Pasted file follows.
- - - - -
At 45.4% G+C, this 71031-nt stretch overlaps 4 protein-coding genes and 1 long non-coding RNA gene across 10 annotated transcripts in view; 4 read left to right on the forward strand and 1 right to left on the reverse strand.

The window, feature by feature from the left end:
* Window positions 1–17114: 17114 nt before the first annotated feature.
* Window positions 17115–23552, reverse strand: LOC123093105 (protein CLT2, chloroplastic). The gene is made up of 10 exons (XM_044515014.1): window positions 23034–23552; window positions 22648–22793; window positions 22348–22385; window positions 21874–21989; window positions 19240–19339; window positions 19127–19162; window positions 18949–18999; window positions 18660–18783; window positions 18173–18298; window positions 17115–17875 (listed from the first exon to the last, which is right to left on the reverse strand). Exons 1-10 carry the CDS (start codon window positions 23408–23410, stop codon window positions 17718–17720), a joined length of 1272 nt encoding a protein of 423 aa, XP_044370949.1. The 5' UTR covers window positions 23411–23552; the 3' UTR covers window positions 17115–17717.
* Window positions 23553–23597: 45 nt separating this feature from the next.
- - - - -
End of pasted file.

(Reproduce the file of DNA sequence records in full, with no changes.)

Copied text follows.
At 45.4% G+C, this 71031-nt stretch overlaps 4 protein-coding genes and 1 long non-coding RNA gene across 10 annotated transcripts in view; 4 read left to right on the forward strand and 1 right to left on the reverse strand.

The window, feature by feature from the left end:
* Window positions 1–17114: 17114 nt before the first annotated feature.
* Window positions 17115–23552, reverse strand: LOC123093105 (protein CLT2, chloroplastic). The gene is made up of 10 exons (XM_044515014.1): window positions 23034–23552; window positions 22648–22793; window positions 22348–22385; window positions 21874–21989; window positions 19240–19339; window positions 19127–19162; window positions 18949–18999; window positions 18660–18783; window positions 18173–18298; window positions 17115–17875 (listed from the first exon to the last, which is right to left on the reverse strand). Exons 1-10 carry the CDS (start codon window positions 23408–23410, stop codon window positions 17718–17720), a joined length of 1272 nt encoding a protein of 423 aa, XP_044370949.1. The 5' UTR covers window positions 23411–23552; the 3' UTR covers window positions 17115–17717.
* Window positions 23553–23597: 45 nt separating this feature from the next.